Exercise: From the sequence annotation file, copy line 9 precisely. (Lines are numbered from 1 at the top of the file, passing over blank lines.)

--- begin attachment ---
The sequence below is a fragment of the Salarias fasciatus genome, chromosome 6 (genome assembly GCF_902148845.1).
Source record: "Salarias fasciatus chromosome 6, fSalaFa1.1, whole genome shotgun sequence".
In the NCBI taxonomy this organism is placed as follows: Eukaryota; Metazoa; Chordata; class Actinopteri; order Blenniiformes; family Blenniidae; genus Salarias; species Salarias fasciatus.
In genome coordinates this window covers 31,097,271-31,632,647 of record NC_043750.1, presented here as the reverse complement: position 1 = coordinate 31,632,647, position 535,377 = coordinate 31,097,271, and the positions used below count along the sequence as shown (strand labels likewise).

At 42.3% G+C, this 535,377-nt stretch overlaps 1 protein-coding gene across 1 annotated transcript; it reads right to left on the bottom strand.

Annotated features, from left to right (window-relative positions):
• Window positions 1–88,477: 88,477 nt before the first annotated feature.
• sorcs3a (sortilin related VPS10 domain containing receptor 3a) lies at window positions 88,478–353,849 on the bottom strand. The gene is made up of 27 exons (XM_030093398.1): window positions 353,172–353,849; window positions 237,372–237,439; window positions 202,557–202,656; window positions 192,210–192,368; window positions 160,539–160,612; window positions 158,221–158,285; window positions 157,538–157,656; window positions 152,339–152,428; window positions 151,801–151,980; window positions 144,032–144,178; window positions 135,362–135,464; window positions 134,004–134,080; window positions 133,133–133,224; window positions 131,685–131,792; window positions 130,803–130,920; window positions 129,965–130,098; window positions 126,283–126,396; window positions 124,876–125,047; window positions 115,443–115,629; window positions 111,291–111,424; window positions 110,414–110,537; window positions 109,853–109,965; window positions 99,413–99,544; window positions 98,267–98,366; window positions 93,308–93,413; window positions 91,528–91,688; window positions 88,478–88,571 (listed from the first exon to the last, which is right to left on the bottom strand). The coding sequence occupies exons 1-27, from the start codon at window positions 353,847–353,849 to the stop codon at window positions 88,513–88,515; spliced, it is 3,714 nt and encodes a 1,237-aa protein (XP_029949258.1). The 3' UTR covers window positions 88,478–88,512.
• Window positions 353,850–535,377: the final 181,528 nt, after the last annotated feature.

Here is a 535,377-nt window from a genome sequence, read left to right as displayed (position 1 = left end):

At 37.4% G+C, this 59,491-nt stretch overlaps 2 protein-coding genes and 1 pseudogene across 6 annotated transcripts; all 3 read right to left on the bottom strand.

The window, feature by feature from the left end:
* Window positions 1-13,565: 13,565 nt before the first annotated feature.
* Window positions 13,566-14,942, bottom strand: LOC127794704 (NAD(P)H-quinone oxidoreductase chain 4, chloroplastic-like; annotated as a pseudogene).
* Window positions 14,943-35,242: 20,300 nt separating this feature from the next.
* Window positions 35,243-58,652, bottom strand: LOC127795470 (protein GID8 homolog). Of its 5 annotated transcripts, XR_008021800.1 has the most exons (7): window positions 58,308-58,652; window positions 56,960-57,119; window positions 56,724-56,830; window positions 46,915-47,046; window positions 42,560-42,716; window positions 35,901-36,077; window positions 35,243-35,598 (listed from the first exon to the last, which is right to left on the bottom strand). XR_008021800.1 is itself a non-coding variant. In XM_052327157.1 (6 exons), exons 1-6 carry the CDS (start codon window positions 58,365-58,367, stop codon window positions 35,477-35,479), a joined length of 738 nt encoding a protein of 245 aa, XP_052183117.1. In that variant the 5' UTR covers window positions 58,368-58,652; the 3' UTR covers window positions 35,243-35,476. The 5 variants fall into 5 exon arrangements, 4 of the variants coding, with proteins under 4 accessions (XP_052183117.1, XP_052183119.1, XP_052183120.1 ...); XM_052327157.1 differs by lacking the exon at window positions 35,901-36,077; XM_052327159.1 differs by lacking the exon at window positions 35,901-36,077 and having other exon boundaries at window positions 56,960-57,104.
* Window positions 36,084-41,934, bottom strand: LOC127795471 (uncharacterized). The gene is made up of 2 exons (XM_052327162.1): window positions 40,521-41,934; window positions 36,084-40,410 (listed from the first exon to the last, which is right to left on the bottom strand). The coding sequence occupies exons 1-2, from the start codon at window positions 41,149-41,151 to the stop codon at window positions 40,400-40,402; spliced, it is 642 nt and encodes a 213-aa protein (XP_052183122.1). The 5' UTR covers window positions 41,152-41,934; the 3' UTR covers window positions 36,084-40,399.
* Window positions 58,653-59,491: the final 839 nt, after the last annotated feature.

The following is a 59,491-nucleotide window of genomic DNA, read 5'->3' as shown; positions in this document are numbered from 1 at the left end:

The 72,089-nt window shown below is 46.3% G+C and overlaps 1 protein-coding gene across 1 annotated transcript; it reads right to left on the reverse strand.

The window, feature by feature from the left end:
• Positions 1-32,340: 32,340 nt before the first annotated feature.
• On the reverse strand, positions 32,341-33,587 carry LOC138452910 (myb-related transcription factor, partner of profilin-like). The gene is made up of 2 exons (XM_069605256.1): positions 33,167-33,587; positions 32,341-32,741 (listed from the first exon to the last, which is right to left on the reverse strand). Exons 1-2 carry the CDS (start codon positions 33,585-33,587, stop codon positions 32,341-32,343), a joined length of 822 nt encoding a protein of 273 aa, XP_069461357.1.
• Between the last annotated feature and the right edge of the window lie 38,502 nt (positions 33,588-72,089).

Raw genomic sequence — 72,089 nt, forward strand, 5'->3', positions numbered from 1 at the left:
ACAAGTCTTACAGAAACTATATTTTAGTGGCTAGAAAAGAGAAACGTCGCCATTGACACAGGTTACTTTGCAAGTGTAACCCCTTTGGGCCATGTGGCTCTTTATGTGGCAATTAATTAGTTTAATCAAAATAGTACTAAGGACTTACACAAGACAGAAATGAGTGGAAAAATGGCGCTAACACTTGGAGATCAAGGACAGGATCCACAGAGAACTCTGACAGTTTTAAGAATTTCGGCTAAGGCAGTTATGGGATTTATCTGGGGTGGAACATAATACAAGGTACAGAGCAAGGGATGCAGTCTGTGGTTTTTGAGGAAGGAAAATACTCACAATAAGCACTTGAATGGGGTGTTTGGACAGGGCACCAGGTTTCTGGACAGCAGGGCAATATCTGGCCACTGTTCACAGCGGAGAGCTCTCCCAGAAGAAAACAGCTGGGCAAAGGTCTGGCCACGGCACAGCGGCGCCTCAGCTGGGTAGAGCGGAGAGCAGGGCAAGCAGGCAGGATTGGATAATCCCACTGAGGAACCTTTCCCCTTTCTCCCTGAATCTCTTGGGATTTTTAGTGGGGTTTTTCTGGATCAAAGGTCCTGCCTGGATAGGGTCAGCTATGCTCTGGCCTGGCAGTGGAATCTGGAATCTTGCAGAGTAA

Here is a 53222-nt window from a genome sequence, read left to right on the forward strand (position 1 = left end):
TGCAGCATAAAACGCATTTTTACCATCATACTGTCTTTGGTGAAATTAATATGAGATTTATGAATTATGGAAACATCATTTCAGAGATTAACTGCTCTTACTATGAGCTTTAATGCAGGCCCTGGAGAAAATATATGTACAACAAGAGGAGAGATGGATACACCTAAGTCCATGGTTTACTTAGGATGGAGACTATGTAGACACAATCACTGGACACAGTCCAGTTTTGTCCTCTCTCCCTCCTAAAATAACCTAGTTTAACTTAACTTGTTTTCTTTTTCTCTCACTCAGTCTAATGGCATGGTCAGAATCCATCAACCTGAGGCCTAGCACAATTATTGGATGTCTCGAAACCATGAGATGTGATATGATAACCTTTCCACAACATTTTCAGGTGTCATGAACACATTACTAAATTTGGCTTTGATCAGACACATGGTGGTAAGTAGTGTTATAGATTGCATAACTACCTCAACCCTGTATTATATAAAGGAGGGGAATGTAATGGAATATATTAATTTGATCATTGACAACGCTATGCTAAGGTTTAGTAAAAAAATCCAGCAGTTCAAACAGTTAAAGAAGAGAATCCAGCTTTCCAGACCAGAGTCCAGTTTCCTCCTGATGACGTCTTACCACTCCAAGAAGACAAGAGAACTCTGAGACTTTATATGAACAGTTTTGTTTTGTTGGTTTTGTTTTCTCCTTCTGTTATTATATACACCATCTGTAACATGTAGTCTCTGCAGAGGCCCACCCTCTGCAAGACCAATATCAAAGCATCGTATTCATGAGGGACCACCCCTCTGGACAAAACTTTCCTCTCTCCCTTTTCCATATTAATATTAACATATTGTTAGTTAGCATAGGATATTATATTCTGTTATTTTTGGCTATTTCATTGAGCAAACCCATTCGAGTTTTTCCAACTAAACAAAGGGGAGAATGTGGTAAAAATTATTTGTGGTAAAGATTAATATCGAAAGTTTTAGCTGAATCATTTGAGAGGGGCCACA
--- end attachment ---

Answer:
• Window positions 353,850–535,377: the final 181,528 nt, after the last annotated feature.